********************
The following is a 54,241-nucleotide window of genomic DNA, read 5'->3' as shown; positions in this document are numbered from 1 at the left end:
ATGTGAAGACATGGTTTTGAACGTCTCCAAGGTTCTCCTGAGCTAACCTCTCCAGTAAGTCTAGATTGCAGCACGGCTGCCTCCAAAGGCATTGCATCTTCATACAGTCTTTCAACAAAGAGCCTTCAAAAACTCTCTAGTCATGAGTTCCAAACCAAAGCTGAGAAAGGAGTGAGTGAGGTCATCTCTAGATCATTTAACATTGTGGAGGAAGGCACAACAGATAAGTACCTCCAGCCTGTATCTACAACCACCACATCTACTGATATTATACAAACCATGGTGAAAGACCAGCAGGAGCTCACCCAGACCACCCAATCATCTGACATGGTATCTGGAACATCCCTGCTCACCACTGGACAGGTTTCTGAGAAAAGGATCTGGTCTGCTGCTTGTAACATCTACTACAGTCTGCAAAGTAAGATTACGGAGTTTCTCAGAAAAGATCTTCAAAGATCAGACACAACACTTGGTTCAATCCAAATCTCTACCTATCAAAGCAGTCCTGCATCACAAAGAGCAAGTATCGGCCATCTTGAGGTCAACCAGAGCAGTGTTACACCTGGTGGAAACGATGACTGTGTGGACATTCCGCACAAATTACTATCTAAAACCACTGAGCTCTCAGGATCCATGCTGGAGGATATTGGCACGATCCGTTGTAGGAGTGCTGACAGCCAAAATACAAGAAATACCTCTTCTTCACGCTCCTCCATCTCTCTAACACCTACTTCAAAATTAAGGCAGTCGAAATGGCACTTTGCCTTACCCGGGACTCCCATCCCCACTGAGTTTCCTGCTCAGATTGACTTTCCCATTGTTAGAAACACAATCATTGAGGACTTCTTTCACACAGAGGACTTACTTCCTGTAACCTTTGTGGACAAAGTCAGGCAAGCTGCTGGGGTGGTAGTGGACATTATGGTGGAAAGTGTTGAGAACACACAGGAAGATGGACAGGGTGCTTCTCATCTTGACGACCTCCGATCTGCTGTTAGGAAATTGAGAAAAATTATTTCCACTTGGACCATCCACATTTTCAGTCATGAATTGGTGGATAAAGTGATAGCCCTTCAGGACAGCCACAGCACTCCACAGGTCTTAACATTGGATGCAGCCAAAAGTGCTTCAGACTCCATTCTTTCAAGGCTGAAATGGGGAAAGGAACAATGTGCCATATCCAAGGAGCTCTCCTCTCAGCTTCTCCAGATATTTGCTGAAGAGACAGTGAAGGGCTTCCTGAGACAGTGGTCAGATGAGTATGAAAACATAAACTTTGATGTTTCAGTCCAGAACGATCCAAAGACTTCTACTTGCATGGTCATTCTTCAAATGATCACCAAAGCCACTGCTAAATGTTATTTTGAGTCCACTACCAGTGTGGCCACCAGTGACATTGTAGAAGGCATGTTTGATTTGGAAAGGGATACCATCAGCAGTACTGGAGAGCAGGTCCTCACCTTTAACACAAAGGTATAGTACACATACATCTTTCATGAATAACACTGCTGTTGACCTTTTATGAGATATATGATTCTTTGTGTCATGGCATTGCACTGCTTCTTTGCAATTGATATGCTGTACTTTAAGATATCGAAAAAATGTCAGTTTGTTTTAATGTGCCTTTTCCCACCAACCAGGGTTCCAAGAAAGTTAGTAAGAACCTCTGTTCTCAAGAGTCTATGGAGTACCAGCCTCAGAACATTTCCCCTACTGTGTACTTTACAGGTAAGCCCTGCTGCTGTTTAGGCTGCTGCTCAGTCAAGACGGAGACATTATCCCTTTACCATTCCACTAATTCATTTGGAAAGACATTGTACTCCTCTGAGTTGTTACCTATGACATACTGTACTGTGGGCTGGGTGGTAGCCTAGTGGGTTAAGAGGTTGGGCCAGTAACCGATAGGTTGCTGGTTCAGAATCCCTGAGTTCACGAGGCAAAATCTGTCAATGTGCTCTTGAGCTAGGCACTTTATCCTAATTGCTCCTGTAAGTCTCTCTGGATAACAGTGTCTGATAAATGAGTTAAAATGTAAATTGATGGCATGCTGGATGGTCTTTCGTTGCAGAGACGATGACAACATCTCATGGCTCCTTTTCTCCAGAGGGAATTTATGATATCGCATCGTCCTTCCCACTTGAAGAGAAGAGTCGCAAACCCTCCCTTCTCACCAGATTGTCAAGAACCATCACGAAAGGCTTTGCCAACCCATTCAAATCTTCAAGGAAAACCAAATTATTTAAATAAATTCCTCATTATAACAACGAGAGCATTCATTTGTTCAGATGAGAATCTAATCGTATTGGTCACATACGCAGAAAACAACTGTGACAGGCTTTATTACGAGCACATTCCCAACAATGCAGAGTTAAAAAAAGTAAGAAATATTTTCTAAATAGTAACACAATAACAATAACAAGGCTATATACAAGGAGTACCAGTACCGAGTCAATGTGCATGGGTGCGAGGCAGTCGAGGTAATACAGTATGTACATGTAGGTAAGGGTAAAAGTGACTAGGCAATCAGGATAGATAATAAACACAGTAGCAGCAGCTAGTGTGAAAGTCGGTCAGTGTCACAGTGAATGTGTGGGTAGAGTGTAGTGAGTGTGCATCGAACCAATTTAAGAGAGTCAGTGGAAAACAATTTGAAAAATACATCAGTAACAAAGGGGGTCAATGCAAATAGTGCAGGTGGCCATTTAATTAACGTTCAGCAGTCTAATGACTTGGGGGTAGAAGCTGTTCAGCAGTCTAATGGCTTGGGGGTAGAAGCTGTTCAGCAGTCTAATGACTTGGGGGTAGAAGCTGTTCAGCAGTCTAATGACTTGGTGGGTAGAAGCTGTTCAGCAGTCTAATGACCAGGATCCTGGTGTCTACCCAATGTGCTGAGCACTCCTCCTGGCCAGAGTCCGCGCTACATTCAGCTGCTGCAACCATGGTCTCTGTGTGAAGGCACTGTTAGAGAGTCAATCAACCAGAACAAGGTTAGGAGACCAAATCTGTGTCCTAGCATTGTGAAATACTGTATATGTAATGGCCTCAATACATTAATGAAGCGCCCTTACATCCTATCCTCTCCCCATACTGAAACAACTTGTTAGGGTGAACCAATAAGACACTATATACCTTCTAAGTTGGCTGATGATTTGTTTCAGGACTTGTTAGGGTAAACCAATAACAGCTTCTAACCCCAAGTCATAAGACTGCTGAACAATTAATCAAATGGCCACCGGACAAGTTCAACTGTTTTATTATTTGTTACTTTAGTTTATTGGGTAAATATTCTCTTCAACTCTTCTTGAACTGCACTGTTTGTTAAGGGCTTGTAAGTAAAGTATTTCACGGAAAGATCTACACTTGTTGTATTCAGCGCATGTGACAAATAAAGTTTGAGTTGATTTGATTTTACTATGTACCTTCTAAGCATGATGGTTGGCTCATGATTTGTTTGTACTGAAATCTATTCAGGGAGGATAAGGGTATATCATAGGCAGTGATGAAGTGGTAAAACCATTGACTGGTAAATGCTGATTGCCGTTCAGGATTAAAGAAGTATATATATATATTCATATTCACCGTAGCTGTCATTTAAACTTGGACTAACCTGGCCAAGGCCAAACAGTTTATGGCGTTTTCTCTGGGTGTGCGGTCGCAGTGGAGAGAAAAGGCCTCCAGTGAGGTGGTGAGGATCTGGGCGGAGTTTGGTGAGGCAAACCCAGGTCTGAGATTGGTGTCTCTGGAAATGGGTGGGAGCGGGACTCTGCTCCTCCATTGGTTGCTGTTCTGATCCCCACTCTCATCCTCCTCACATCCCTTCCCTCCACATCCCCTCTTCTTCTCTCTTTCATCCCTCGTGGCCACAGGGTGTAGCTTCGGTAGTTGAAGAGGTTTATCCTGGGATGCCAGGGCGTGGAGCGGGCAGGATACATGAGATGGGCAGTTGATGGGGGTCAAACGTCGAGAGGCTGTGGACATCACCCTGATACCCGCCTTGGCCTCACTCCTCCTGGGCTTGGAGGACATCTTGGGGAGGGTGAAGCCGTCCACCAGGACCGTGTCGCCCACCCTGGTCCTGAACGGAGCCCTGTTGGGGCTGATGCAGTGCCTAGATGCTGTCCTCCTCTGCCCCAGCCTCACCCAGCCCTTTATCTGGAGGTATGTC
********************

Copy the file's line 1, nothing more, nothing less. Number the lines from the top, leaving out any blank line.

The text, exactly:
The following is a 54,241-nucleotide window of genomic DNA, read 5'->3' as shown; positions in this document are numbered from 1 at the left end: